McNeill, J. (2011). Alcohol use and misuse: exploring balance and change. (Unpublished Doctoral thesis, City University London)
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Abstract: How do professional men experience alcohol?
It is the intention in this thesis to explore professional men’s experiences of alcohol. Twelve professional men aged between forty and fifty who drink at a minimum of one occasion per week were interviewed. Their narratives were then analysed qualitatively using the Grounded Theory approach from a social constructionist perspective.
Six categories emerged from the data including the Core Category: Learning to Maintain the Equilibrium: Experiencing Alcohol through a Process of Maturation. Maintaining the Equilibrium represents the balance between the positive and negative attributes of alcohol, where the individual weighs up the costs and benefits of drinking in the light of experience. Implicit within the core category is the concept of the Tipping Point. Professional men recognise this as representing the significant point where the benefits of alcohol tip over into the costs. Learning is the process that continues throughout the lifespan, and achieving this balance is realised through a process of Maturation. Maturation refers to the process of growing older at the same time as gaining knowledge, insight and wisdom from experience. This core category incorporates the other significant categories. These are as follows: Learning: this represents the on-going process by which individuals learn about alcohol through the early experiences of the family, teenage drinking, past and present drinking occasions; Appraising captures the cognitive processes that individuals employ to evaluate the benefits and disadvantages of drinking; Balancing highlights the decision-making process where participants weigh up the costs and benefits of drinking; Regulating encapsulates participants’ strategies and personal rules which they employ to regulate their alcohol use; and finally Personal Attributes examines the internal and external assets that individuals possess which both motivate and enable professional men to moderate their drinking.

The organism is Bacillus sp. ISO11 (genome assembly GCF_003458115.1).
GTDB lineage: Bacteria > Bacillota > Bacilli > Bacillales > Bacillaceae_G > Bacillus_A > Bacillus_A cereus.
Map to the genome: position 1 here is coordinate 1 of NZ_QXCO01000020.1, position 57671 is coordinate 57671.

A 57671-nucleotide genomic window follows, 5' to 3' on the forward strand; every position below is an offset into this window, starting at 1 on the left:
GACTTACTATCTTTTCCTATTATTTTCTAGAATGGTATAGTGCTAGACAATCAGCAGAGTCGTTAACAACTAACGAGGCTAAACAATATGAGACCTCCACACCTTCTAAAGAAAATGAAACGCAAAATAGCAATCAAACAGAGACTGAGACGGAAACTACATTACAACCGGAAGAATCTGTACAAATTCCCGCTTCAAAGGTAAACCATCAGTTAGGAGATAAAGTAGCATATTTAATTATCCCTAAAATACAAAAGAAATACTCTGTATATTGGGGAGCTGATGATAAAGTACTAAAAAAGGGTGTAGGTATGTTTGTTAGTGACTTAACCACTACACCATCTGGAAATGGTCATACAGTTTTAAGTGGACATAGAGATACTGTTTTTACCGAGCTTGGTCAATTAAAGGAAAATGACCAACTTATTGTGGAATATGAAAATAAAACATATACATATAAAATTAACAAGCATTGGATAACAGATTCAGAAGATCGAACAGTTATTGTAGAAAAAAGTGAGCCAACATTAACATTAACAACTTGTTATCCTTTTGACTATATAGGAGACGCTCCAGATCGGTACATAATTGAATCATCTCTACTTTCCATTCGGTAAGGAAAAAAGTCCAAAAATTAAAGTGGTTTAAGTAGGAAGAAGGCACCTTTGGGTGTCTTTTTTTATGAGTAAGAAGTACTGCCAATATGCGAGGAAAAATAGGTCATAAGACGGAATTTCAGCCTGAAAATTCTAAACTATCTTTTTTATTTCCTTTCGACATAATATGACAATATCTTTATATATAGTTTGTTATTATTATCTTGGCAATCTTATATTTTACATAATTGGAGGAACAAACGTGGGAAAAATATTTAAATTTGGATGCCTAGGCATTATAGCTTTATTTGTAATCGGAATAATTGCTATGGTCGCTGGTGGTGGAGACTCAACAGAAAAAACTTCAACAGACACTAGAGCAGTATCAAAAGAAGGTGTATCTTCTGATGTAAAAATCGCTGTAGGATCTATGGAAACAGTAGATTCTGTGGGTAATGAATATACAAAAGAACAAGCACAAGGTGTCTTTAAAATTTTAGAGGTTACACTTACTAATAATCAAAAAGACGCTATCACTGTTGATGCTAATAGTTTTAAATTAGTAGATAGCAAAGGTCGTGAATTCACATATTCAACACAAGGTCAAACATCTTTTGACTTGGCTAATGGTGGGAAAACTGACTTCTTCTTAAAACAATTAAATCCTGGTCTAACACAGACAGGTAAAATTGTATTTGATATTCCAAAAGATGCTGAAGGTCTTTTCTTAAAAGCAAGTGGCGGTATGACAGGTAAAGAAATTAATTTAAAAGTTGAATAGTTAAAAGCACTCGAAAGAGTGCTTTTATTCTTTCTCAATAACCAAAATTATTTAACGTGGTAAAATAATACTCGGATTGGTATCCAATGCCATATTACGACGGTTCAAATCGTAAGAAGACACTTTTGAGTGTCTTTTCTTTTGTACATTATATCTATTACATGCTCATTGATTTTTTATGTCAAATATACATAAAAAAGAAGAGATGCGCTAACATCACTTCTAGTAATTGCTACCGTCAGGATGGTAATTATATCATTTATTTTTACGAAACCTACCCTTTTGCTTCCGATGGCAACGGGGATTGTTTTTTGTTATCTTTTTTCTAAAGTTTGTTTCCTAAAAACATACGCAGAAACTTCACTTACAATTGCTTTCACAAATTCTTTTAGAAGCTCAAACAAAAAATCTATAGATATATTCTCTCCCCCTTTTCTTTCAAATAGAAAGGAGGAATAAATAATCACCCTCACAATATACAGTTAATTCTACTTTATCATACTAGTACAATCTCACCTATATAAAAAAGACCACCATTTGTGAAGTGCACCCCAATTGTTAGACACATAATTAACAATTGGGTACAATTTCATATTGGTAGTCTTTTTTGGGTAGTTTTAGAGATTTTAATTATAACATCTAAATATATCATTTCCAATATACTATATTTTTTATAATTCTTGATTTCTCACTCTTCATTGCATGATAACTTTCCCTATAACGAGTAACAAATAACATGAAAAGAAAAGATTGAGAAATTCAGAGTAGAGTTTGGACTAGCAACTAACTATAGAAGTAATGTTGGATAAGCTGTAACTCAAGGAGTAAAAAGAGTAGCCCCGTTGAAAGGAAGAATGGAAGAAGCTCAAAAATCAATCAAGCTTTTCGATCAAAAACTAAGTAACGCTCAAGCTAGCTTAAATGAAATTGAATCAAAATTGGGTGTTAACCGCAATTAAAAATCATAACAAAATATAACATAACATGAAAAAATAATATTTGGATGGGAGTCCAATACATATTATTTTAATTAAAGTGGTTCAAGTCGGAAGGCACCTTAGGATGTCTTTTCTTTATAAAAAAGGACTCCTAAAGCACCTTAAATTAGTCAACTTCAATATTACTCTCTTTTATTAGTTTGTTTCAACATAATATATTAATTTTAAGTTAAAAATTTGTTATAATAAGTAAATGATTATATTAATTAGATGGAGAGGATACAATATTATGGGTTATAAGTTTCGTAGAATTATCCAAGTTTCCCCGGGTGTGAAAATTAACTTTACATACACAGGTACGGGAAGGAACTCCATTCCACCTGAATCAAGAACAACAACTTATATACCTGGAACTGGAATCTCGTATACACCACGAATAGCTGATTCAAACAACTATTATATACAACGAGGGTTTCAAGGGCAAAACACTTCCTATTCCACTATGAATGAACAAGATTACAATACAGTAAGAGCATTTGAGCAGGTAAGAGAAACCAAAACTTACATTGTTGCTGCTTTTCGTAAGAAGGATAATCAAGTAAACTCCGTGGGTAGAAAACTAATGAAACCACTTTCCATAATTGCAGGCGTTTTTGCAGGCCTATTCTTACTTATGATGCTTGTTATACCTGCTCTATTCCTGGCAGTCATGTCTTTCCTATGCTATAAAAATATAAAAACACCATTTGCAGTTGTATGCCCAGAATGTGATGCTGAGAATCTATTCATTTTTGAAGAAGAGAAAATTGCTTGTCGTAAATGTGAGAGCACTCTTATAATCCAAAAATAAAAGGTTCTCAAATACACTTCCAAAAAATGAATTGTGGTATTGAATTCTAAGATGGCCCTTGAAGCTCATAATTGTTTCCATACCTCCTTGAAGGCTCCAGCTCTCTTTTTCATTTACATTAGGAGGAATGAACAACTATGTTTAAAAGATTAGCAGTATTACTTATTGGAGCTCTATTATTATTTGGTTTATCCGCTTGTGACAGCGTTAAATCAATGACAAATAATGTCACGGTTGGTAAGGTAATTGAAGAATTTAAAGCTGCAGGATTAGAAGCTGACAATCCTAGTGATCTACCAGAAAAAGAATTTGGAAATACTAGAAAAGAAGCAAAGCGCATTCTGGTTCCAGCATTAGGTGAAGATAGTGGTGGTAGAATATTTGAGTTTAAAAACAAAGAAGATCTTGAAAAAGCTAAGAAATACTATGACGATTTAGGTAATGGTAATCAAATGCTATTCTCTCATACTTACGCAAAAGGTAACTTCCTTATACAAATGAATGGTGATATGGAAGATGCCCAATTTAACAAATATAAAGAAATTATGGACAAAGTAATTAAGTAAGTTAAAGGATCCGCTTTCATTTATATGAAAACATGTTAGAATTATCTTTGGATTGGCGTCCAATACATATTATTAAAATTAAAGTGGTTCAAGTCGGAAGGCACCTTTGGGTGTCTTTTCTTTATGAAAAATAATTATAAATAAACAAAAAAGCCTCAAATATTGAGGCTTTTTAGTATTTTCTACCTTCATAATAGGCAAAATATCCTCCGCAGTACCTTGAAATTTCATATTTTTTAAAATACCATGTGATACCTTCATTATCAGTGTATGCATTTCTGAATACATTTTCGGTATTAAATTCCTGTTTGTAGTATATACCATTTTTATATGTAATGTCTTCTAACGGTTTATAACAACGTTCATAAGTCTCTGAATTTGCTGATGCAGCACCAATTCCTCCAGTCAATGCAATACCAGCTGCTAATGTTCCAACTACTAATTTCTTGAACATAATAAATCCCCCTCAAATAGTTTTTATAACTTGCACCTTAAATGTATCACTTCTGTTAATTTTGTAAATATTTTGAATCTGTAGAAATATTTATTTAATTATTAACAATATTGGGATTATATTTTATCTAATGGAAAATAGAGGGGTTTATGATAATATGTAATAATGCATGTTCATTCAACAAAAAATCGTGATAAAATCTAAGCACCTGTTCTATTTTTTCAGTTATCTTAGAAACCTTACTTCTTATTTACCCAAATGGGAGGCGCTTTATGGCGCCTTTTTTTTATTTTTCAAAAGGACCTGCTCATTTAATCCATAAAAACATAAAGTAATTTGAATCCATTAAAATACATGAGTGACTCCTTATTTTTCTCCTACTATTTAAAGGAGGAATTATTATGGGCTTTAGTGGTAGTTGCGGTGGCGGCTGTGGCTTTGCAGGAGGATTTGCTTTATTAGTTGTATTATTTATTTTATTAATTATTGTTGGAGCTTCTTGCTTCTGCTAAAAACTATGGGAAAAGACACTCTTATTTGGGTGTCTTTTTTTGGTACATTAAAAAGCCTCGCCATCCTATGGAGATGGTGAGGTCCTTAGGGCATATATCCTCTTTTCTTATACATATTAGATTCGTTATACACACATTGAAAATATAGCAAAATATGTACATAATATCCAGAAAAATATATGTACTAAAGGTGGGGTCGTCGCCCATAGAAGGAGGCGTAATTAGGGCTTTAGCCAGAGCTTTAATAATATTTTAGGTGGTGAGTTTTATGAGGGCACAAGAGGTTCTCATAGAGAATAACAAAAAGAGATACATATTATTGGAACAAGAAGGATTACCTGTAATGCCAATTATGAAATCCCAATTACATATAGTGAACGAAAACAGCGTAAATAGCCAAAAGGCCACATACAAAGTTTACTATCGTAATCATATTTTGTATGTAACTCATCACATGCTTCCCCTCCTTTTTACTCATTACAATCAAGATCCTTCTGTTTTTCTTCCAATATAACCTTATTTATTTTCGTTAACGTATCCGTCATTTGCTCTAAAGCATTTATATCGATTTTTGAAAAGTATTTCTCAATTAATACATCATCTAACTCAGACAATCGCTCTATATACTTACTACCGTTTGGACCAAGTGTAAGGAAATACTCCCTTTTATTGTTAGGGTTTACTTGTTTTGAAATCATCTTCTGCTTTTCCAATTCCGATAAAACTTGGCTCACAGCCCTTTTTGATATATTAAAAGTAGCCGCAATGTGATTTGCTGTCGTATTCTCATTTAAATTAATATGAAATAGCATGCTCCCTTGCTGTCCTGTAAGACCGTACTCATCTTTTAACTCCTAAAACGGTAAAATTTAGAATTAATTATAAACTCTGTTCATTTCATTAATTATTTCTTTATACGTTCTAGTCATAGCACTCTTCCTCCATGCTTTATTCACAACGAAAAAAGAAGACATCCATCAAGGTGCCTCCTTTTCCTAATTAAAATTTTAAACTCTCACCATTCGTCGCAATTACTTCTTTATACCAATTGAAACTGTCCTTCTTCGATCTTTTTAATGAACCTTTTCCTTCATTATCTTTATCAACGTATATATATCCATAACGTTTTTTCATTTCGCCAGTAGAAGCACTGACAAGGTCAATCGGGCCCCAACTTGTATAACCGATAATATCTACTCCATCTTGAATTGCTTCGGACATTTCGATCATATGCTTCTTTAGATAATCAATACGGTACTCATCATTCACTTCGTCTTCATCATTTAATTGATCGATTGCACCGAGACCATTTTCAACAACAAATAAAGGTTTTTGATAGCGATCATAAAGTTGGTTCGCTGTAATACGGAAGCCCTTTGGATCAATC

The current literature on alcohol studies is primarily focussed on problem-drinking and gives little insight into normative drinking. Accordingly, it fails to provide a detailed understanding of professional men’s experiences of alcohol and the reinforcing mechanisms which enable professional men to moderate their alcohol use. Therefore, this in-depth qualitative study aims to redress this imbalance.
The findings of this study are discussed in terms of the existing theories on alcohol use and misuse, and can be been to expand on the current research literature on alcohol
and the modifying variables which impact on drinking behaviour.
|Item Type:||Thesis (Doctoral)|
|Additional Information:||© 2011 Jane McNeill|
|Subjects:||B Philosophy. Psychology. Religion > BF Psychology|
|Divisions:||School of Social Sciences > Department of Psychology
City University London PhD theses
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